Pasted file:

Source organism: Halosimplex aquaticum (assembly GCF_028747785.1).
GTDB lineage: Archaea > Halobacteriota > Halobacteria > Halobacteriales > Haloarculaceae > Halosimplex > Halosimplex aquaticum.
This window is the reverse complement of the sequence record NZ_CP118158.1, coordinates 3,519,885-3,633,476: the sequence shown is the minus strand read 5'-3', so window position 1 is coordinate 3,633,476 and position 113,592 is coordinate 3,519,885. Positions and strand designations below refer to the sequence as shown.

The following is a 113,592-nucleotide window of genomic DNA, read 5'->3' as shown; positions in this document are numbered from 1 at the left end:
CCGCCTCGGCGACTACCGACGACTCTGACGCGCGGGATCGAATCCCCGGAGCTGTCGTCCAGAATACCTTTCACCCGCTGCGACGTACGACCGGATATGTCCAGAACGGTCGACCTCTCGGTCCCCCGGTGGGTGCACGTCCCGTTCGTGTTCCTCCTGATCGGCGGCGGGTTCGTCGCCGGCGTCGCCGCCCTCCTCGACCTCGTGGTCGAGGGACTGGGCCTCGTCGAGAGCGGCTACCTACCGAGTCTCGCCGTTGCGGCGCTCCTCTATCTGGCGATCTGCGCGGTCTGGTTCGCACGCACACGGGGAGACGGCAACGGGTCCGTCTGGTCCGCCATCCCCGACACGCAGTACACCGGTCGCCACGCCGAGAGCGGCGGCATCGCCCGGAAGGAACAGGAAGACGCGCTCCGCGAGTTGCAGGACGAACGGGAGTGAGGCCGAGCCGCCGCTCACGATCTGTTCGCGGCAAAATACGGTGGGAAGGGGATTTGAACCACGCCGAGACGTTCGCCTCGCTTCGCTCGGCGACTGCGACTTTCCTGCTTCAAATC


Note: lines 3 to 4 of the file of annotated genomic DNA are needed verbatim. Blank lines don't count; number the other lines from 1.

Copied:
This window is the reverse complement of the sequence record NZ_CP118158.1, coordinates 3,519,885-3,633,476: the sequence shown is the minus strand read 5'-3', so window position 1 is coordinate 3,633,476 and position 113,592 is coordinate 3,519,885. Positions and strand designations below refer to the sequence as shown.

The following is a 113,592-nucleotide window of genomic DNA, read 5'->3' as shown; positions in this document are numbered from 1 at the left end: